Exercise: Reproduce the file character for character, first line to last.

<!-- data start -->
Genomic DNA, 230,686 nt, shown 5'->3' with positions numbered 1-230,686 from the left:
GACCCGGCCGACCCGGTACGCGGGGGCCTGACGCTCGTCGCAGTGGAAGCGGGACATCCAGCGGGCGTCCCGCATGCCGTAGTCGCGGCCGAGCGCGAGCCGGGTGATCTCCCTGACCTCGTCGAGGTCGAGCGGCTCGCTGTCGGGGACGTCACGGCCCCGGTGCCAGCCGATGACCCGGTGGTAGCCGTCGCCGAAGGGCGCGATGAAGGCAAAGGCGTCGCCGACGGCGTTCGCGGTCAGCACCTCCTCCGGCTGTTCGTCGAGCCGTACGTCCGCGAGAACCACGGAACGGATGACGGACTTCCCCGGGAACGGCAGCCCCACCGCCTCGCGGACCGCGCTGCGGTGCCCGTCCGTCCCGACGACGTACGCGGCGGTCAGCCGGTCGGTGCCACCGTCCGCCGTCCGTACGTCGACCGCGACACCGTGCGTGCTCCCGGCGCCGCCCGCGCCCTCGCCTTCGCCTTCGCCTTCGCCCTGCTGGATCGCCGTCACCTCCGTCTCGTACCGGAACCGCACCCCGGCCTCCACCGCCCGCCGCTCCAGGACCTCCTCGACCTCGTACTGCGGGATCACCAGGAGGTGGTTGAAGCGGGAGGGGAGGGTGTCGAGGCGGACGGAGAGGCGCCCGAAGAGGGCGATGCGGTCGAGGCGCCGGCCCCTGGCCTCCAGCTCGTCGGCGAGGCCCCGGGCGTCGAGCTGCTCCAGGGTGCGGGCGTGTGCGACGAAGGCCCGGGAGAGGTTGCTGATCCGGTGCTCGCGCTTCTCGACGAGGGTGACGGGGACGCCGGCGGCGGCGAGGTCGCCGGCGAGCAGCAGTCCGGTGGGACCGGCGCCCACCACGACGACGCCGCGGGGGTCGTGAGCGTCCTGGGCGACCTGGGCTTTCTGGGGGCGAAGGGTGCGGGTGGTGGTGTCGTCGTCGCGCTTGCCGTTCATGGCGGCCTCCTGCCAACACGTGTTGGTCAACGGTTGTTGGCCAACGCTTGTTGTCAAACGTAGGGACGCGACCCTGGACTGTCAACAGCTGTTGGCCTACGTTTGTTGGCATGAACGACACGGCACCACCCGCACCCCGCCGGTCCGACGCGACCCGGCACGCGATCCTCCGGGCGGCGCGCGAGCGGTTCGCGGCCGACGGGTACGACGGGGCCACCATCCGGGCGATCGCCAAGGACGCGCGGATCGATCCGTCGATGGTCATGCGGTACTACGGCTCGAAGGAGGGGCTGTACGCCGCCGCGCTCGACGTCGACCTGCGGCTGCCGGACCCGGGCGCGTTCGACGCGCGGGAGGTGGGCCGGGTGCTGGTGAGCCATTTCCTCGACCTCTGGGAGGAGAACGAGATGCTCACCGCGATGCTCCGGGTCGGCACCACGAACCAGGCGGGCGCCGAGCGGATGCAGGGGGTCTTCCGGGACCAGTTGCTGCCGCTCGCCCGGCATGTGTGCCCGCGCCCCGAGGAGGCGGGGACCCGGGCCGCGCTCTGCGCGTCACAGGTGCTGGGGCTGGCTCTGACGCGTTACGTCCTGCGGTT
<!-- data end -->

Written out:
Genomic DNA, 230,686 nt, shown 5'->3' with positions numbered 1-230,686 from the left:
GACCCGGCCGACCCGGTACGCGGGGGCCTGACGCTCGTCGCAGTGGAAGCGGGACATCCAGCGGGCGTCCCGCATGCCGTAGTCGCGGCCGAGCGCGAGCCGGGTGATCTCCCTGACCTCGTCGAGGTCGAGCGGCTCGCTGTCGGGGACGTCACGGCCCCGGTGCCAGCCGATGACCCGGTGGTAGCCGTCGCCGAAGGGCGCGATGAAGGCAAAGGCGTCGCCGACGGCGTTCGCGGTCAGCACCTCCTCCGGCTGTTCGTCGAGCCGTACGTCCGCGAGAACCACGGAACGGATGACGGACTTCCCCGGGAACGGCAGCCCCACCGCCTCGCGGACCGCGCTGCGGTGCCCGTCCGTCCCGACGACGTACGCGGCGGTCAGCCGGTCGGTGCCACCGTCCGCCGTCCGTACGTCGACCGCGACACCGTGCGTGCTCCCGGCGCCGCCCGCGCCCTCGCCTTCGCCTTCGCCTTCGCCCTGCTGGATCGCCGTCACCTCCGTCTCGTACCGGAACCGCACCCCGGCCTCCACCGCCCGCCGCTCCAGGACCTCCTCGACCTCGTACTGCGGGATCACCAGGAGGTGGTTGAAGCGGGAGGGGAGGGTGTCGAGGCGGACGGAGAGGCGCCCGAAGAGGGCGATGCGGTCGAGGCGCCGGCCCCTGGCCTCCAGCTCGTCGGCGAGGCCCCGGGCGTCGAGCTGCTCCAGGGTGCGGGCGTGTGCGACGAAGGCCCGGGAGAGGTTGCTGATCCGGTGCTCGCGCTTCTCGACGAGGGTGACGGGGACGCCGGCGGCGGCGAGGTCGCCGGCGAGCAGCAGTCCGGTGGGACCGGCGCCCACCACGACGACGCCGCGGGGGTCGTGAGCGTCCTGGGCGACCTGGGCTTTCTGGGGGCGAAGGGTGCGGGTGGTGGTGTCGTCGTCGCGCTTGCCGTTCATGGCGGCCTCCTGCCAACACGTGTTGGTCAACGGTTGTTGGCCAACGCTTGTTGTCAAACGTAGGGACGCGACCCTGGACTGTCAACAGCTGTTGGCCTACGTTTGTTGGCATGAACGACACGGCACCACCCGCACCCCGCCGGTCCGACGCGACCCGGCACGCGATCCTCCGGGCGGCGCGCGAGCGGTTCGCGGCCGACGGGTACGACGGGGCCACCATCCGGGCGATCGCCAAGGACGCGCGGATCGATCCGTCGATGGTCATGCGGTACTACGGCTCGAAGGAGGGGCTGTACGCCGCCGCGCTCGACGTCGACCTGCGGCTGCCGGACCCGGGCGCGTTCGACGCGCGGGAGGTGGGCCGGGTGCTGGTGAGCCATTTCCTCGACCTCTGGGAGGAGAACGAGATGCTCACCGCGATGCTCCGGGTCGGCACCACGAACCAGGCGGGCGCCGAGCGGATGCAGGGGGTCTTCCGGGACCAGTTGCTGCCGCTCGCCCGGCATGTGTGCCCGCGCCCCGAGGAGGCGGGGACCCGGGCCGCGCTCTGCGCGTCACAGGTGCTGGGGCTGGCTCTGACGCGTTACGTCCTGCGGTT